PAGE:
By THE NATION
Three neural network techniques alone could enable the creation of between US$3.5 trillion and US$5.8 trillion in value annually, or 40 per cent of the value of all analytics. These advanced techniques, while still young, are widely applicable across the economy. Business functions that show the greatest potential for value creation include marketing and sales, and operations, including supply chain, logistics, and manufacturing.
Capturing the value potential of AI requires organisations to solve both technical and organisational challenges.
A new discussion paper by the McKinsey Global Institute (MGI) and McKinsey’s Analytics Practice finds that the most advanced forms of artificial intelligence — deep learning based on neural networks — can play a transformational role in business, with a wide range of practical applications and the potential to capture trillions of dollars in value. The paper, Notes from the AI frontier: Insights from hundreds of use cases, draws on a library of more than 400 existing and potential uses of analytics and AI across sectors and business functions that was compiled by MGI and McKinsey Analytics. It included deep learning techniques that use artificial neural networks—techniques that are in the vanguard of AI today—and maps the specific techniques, problem types and data required to solve these problems, as well as estimates the economic potential of these techniques, across industries and business functions. In all, the cases cover 19 industries, from aerospace and defence to travel and the public sector, and nine business functions ranging from marketing and sales and supply chain management to product development and human resources.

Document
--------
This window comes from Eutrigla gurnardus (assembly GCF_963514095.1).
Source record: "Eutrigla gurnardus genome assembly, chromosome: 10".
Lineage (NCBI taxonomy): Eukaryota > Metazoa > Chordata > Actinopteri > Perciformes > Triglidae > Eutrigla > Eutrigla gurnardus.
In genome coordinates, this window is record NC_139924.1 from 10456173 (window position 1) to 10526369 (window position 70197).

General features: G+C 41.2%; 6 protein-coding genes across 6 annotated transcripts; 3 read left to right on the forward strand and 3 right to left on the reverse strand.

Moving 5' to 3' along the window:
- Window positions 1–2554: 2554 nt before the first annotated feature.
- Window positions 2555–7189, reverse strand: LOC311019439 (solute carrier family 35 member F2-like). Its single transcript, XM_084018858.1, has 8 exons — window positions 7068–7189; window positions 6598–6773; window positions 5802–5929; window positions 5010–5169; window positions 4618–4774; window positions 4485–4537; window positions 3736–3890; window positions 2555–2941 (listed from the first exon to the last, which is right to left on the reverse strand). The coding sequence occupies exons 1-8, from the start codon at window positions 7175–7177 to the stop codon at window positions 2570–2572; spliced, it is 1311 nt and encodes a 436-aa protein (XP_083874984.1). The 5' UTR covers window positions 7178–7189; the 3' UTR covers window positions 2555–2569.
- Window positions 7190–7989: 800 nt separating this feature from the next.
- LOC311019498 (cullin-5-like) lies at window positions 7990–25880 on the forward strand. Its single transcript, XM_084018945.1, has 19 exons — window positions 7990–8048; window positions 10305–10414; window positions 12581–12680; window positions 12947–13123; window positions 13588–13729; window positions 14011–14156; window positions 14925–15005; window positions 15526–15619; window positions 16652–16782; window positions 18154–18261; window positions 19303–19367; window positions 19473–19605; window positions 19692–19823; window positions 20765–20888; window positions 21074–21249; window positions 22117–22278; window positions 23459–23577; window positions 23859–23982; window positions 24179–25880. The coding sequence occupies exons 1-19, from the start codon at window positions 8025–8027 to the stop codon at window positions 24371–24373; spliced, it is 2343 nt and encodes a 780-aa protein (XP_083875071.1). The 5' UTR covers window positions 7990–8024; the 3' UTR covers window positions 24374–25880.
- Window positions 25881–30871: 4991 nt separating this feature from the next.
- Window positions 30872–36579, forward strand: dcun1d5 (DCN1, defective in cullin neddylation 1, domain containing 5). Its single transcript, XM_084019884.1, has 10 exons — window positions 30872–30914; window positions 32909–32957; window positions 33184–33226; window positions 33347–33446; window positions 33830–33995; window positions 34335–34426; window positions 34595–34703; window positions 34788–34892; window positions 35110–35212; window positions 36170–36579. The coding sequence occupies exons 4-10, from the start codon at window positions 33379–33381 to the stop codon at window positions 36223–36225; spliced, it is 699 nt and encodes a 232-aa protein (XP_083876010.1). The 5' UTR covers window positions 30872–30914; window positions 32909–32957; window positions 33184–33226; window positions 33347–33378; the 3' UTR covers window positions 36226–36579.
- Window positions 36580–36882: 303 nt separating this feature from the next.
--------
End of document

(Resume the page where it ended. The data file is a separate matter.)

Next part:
Among the key insights are that these techniques, while still young, can provide an incremental lift in performance above and beyond that from traditional analytics techniques. Indeed, the paper estimates that these AI techniques could generate as much as 40 per cent of the total potential value that all analytics techniques could provide. While they are applicable throughout the economy, certain areas have the greatest potential for creating value -marketing and sales, and operations, including supply chain, logistics, and manufacturing.
“We have explored the techniques at the practical frontier of AI, and find that while adoption will take time, they are applicable to today’s problems,” said Michael Chui, a partner at the McKinsey Global Institute who led the research. “Our use cases demonstrate just how powerful deep learning can be. It has the potential to be applied across all sectors of the economy and with considerable value.”
In all, the deep learning techniques that are the focus of the paper — feed forward neural networks, recurrent neural networks, and convolutional neural networks — together have the potential to create between $3.5 trillion and $5.8 trillion in value annually, MGI estimates. Within industries, that is the equivalent of between 1 and 9 per cent of 2016 revenue.
Neural networks are a subset of machine learning techniques. Essentially, they are AI systems based on simulating connected “neural units,” loosely modelling the way that neurons interact in the brain. Computational models inspired by neural connections have been studied since the 1940s and have returned to prominence as computer processing power has increased and large training data sets have been used to successfully analyse input data such as images, video, and speech.